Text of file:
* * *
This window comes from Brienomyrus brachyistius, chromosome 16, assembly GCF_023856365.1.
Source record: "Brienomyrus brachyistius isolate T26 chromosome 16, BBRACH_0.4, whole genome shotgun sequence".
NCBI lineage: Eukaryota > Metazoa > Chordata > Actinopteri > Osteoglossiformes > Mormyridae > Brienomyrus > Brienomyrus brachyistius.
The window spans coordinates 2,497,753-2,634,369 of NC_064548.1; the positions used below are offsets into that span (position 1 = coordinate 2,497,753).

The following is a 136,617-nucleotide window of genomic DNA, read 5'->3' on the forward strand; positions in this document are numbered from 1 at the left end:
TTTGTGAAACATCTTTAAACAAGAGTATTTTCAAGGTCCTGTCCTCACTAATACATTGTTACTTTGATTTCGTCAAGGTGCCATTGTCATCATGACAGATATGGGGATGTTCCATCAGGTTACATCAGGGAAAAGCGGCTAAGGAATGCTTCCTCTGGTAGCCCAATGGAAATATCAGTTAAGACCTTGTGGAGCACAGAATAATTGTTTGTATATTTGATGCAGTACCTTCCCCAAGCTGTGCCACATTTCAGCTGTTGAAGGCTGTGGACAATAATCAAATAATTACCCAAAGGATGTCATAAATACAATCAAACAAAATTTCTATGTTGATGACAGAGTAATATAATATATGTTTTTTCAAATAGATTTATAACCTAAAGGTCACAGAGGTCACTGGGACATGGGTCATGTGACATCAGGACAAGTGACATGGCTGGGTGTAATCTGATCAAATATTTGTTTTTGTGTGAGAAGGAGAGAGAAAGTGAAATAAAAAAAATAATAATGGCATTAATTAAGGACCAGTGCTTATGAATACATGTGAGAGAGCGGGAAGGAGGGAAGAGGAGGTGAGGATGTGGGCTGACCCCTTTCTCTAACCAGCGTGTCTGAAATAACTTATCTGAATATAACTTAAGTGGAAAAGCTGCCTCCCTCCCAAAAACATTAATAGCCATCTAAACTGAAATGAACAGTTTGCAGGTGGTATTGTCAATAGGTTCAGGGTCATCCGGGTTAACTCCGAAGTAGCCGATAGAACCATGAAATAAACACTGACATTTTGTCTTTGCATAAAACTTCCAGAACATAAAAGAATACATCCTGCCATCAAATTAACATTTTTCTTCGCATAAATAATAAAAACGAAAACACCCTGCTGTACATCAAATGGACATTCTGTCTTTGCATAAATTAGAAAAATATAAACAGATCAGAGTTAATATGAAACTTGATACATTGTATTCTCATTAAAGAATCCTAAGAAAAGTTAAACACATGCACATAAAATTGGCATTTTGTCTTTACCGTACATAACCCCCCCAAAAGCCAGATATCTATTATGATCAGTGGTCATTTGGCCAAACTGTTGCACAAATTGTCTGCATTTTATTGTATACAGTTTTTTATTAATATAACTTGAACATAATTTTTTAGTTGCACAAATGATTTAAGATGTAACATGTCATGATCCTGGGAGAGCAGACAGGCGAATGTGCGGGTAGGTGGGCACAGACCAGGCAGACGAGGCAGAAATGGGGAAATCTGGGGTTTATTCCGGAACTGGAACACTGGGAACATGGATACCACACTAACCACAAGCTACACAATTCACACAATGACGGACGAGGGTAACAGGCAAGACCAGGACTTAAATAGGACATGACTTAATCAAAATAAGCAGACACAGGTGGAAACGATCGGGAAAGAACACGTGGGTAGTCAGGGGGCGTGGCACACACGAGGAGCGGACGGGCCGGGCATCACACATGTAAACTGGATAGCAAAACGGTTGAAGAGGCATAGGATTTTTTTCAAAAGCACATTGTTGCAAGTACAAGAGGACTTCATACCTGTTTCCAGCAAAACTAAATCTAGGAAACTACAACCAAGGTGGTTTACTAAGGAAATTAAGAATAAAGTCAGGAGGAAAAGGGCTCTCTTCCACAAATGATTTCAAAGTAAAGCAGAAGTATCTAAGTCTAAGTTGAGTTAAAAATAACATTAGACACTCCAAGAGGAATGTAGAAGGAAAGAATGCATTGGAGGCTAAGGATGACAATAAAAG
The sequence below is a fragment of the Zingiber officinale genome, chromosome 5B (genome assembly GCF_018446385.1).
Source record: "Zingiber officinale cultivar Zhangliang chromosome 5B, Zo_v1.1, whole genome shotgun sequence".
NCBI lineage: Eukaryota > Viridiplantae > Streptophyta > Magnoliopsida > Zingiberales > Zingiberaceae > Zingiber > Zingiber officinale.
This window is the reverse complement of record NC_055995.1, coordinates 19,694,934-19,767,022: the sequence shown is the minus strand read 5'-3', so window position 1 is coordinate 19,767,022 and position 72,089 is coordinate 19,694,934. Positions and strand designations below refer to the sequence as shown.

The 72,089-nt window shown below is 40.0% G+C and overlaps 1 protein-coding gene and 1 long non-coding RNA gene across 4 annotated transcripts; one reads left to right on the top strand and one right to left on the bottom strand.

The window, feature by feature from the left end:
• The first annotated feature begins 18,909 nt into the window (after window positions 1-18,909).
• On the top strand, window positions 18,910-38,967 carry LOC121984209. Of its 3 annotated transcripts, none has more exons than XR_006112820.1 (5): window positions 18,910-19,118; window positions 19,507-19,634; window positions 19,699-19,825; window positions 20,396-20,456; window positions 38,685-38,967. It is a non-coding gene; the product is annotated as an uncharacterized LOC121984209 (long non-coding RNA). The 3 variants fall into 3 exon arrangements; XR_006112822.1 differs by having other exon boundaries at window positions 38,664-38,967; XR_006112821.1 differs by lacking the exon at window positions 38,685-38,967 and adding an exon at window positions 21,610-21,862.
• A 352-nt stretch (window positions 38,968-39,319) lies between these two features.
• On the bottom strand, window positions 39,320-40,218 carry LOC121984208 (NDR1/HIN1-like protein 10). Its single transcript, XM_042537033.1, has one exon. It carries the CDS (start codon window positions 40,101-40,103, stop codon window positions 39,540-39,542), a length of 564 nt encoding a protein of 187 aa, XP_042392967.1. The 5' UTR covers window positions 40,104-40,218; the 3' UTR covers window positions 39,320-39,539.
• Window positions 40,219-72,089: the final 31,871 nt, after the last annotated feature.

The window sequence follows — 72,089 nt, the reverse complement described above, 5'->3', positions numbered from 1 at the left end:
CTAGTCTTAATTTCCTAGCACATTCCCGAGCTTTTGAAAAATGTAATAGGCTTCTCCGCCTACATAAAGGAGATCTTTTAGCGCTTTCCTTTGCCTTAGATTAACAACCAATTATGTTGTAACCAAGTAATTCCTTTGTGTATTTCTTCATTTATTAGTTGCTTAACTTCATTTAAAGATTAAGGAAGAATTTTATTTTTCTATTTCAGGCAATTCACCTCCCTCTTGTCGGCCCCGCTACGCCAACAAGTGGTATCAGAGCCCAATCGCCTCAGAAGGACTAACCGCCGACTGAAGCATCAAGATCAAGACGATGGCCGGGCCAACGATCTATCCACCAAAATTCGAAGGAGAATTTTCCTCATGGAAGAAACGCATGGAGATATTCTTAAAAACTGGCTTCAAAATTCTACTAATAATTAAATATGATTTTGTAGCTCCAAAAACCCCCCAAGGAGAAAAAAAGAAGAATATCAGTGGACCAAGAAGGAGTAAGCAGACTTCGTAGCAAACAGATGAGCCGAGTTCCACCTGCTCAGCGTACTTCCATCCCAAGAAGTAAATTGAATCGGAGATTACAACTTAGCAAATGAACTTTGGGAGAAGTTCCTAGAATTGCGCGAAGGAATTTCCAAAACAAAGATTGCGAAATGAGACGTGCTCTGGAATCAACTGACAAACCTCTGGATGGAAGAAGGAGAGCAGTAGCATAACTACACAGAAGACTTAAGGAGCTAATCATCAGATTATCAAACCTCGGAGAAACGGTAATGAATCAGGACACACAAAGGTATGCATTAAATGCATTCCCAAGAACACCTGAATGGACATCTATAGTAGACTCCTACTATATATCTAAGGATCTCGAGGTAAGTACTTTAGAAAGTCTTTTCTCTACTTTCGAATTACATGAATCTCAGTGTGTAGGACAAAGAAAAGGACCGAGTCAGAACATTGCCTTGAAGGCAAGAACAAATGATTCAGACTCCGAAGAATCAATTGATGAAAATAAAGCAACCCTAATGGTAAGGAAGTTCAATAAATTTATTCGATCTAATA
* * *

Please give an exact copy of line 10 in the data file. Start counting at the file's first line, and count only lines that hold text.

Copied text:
This window is the reverse complement of record NC_055995.1, coordinates 19,694,934-19,767,022: the sequence shown is the minus strand read 5'-3', so window position 1 is coordinate 19,767,022 and position 72,089 is coordinate 19,694,934. Positions and strand designations below refer to the sequence as shown.